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You guys are very slack. If my DoF calculator tells me the hyperfocal distance is 50 metres for everything to be sharp between 20 metres and infinity (at f8), how do I find the 50 metre mark which might well be on the other side of a river?
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Ray
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« Reply #19 on: June 12, 2006, 11:01:08 PM »
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Well other people have certainly managed to get the job done without any fancy gadgets. 


I do get the job done, but usually with the aid of a very fancy gadget ... the camera   .

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Personally I don't think I have any lenses which actually have anything out to 50m marked on the lens anyway..


This is precisely the point I am making. Distance markings on lenses are often useless. With a cropped format camera and 100mm lens at f11, using a CoC of 0.02mm, the hyperfocal distance is slightly less than 50m, actually 44.3m. Focussing on the 44m mark in the scene would give me an acceptably sharp image from 22m to infinity. If I get this slightly wrong and focus on a point say 60m away, then the foreground at 22m is likely to be slightly fuzzy.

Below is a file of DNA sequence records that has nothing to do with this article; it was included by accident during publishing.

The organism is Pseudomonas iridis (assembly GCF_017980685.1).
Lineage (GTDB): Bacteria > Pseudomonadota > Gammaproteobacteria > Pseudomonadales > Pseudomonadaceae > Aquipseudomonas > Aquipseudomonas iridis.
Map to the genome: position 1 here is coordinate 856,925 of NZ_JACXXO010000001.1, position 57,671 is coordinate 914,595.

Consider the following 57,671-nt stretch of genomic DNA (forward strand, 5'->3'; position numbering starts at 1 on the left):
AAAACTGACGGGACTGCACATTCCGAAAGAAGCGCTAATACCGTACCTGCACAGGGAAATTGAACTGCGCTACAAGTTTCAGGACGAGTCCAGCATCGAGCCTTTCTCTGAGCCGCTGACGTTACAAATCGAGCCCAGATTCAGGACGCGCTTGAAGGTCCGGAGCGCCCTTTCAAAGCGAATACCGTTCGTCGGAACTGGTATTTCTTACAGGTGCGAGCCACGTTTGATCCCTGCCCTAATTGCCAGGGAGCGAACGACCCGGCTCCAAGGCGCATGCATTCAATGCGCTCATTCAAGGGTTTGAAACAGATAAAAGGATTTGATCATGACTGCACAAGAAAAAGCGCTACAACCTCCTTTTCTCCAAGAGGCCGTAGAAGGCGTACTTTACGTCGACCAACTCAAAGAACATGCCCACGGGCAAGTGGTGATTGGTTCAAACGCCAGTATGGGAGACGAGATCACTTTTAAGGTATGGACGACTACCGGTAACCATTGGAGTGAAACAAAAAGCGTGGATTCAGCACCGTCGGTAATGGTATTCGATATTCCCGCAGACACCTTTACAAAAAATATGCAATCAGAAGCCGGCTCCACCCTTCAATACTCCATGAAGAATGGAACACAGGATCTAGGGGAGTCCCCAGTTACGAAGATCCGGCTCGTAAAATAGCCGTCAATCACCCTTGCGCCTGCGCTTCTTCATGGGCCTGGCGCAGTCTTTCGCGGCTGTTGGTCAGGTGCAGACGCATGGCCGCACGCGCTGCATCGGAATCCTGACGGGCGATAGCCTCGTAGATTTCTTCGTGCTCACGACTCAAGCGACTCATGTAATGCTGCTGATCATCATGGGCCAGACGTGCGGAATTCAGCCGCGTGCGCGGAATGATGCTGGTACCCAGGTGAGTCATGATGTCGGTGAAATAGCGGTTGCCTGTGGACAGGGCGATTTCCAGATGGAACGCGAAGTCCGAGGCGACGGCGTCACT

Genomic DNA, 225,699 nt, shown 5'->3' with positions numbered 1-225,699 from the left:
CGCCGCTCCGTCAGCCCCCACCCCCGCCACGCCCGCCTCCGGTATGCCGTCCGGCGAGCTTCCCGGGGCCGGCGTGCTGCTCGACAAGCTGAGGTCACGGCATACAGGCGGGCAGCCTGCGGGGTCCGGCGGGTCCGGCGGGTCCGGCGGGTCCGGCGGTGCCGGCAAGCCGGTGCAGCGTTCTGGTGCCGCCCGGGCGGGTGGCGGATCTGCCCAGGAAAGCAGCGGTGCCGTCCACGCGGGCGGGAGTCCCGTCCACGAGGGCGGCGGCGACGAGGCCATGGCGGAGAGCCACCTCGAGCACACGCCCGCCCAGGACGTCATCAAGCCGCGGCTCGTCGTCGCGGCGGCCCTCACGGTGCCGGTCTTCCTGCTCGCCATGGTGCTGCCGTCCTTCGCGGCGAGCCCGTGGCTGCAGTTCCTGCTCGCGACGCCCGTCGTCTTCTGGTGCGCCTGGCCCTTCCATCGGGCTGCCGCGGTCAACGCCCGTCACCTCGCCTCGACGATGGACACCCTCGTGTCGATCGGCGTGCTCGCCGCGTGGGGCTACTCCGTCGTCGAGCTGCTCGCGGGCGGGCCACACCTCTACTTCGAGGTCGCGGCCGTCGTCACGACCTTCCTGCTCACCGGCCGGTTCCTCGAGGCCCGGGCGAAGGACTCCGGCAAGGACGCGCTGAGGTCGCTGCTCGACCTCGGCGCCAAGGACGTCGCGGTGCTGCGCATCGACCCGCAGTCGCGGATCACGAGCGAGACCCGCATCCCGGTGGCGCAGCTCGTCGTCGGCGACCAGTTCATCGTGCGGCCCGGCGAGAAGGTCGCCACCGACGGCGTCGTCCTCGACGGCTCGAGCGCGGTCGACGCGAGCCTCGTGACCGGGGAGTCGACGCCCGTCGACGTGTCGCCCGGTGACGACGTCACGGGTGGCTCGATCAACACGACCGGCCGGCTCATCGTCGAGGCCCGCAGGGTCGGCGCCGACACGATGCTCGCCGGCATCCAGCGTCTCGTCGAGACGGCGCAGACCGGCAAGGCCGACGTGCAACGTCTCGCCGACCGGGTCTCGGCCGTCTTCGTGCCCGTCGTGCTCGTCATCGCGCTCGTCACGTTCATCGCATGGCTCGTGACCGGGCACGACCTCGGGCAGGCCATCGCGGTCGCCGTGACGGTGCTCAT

If I'm using a 200mm lens at f11, the distances are greater and any markings on the lens even more useless. I'd have to focus on a point 177m away to get everything sharp from 88m to infinity.

Of course, if I'm using a wide-angle lens, say 24mm, there's much more latitude. Focussing on something as close as 2.5 metres gives a sharp result from about 4ft to infinity. If I get that slightly wrong and focus on a point 3 metres away, I've changed the nearest 'acceptably sharp' point by just a few inches, which is why I do not bother using the tilt on my TS-E 24mm for big picture landscapes.